If you can’t qualify for a car loan on your own, you may add a co-borrower or a co-signer. While the intended result is to secure a larger loan and/or a better rate, a co-signer and a co-borrower are distinct entities. Each plays a different role in your car loan, something that both of you should know about before signing up for car financing.
Car Loan Co-Signer vs Co-Borrower
1. Purpose, Verification
You are enlisting the help of a co-signer when you have problems with your credit score. It may be too low and you would need to borrow his/her stellar credit to qualify.
Another case is when your income or wages are not enough for garnishment. This is one method a lender employs to collect any deficiency post-car repossession.
Lenders will verify your co-signer’s income and assets. They will also look into his/her employment and residence, whether he/she has deep roots in the community through his work or home.
You will need a co-borrower, often spouses, so you can take out a larger loan together. It may be that the loan is too large for you or your spouse to qualify for individually.
If your income falls short, combining it with your spouse’s income may help you meet the income requirement and a bigger loan perhaps. And if he/she has an excellent credit, the chances of getting qualified for car financing increase.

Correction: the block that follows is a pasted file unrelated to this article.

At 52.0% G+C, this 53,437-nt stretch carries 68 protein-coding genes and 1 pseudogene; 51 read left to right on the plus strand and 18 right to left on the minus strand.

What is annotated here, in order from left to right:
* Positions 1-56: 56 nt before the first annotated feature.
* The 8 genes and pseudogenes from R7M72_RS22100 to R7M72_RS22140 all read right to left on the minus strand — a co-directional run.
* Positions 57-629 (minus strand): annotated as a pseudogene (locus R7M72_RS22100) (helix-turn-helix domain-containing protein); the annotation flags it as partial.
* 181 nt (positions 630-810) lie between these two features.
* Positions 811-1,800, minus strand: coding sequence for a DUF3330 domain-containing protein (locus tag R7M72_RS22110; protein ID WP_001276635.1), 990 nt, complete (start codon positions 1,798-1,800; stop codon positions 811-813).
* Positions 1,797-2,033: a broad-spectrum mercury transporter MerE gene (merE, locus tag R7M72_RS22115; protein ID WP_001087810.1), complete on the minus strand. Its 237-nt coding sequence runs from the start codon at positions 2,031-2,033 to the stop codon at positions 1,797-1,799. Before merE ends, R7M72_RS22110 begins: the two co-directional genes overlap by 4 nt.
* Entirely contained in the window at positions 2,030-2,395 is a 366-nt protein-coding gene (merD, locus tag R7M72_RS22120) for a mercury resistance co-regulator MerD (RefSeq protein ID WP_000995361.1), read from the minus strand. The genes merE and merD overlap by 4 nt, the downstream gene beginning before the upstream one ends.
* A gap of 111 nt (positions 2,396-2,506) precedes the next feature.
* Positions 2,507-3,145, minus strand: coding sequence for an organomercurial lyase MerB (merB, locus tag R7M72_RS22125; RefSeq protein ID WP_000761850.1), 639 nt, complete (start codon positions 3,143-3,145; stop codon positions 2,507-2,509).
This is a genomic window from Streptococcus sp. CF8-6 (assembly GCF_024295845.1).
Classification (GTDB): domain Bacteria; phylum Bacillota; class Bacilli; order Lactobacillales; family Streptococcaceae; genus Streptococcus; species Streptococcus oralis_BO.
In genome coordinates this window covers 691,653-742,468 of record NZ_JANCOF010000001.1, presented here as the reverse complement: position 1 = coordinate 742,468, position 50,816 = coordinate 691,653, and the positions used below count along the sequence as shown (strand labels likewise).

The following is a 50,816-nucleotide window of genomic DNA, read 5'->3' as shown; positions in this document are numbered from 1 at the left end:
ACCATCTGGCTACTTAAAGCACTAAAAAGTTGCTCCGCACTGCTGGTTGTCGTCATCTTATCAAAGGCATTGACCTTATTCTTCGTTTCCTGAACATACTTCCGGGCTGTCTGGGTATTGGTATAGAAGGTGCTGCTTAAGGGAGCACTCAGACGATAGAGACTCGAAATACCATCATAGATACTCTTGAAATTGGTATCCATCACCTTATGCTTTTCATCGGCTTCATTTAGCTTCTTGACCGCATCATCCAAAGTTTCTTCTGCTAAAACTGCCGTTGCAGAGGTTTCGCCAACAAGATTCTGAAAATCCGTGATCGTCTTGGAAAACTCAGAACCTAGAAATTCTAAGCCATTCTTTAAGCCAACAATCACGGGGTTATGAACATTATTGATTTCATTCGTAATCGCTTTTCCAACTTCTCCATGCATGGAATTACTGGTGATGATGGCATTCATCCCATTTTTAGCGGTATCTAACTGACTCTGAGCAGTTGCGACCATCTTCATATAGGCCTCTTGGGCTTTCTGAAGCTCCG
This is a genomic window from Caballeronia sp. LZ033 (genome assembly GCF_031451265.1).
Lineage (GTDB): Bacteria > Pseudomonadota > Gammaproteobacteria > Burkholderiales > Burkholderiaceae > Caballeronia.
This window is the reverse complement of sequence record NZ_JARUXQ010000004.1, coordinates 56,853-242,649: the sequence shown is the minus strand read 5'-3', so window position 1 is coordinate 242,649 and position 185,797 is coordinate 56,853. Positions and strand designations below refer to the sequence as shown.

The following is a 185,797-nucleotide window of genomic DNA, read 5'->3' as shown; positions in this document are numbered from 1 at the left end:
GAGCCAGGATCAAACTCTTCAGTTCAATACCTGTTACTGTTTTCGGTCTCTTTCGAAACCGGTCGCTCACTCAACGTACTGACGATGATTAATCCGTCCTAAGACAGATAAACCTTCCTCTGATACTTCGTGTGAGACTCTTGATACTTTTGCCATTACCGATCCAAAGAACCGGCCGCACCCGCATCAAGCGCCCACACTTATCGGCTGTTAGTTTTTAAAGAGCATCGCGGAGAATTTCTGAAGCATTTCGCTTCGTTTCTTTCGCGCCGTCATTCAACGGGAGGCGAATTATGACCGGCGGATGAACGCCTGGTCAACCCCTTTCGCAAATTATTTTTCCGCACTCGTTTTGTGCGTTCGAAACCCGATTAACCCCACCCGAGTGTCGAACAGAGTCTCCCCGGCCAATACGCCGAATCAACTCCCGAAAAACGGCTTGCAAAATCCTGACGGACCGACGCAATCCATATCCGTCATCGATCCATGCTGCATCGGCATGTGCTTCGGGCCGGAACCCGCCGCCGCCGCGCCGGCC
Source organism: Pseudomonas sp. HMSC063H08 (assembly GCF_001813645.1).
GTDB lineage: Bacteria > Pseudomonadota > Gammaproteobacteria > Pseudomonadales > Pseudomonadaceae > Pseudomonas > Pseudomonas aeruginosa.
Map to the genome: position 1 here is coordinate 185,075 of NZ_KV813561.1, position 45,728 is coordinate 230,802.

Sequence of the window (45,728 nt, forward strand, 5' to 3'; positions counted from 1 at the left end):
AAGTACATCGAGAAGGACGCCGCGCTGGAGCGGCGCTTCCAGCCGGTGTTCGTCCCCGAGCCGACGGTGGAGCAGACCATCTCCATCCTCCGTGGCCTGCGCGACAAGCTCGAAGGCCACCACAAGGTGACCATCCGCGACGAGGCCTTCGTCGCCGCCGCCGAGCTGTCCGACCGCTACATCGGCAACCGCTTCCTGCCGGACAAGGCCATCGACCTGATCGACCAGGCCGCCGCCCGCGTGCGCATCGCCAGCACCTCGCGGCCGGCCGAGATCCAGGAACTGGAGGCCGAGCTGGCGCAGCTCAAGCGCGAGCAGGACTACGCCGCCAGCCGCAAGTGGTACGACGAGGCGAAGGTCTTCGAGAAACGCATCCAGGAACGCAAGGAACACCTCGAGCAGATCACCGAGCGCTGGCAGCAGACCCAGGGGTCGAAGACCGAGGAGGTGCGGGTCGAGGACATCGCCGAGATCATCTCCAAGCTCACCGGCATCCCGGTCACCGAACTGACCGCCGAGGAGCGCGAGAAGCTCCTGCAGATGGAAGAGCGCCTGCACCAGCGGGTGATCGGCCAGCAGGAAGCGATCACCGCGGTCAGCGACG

2. Ownership, Obligations
Post-loan closing, the co-signer is not expected to contribute to the car monthly payments. His/her role will officially start when you are in trouble with your payments. When you default on your car loan, your co-signer becomes legally responsible for repaying the loan.
Even when the co-signer ends up repaying your loan, he/she has no legal ownership rights to or security interests in the car securing the loan.
In the event you file for personal bankruptcy, you may be discharged from your debts or have surrendered the car for repossession but not your co-signer who will remain indebted to the car lender. More importantly, neglecting on your car debt will negatively affect your co-signer’s credit score.
The car becomes jointly owned by you and your co-borrower. Both of you are responsible for the loan repayment.
Should both of you default on your obligations, the lender may repossess your car. If you enter into bankruptcy, you may be protected from the lender’s efforts to collect money from you while the proceedings are ongoing.
Go over these aspects with your prospective co-borrower or co-signer carefully. For a more enlightened advice, consult a car loan expert.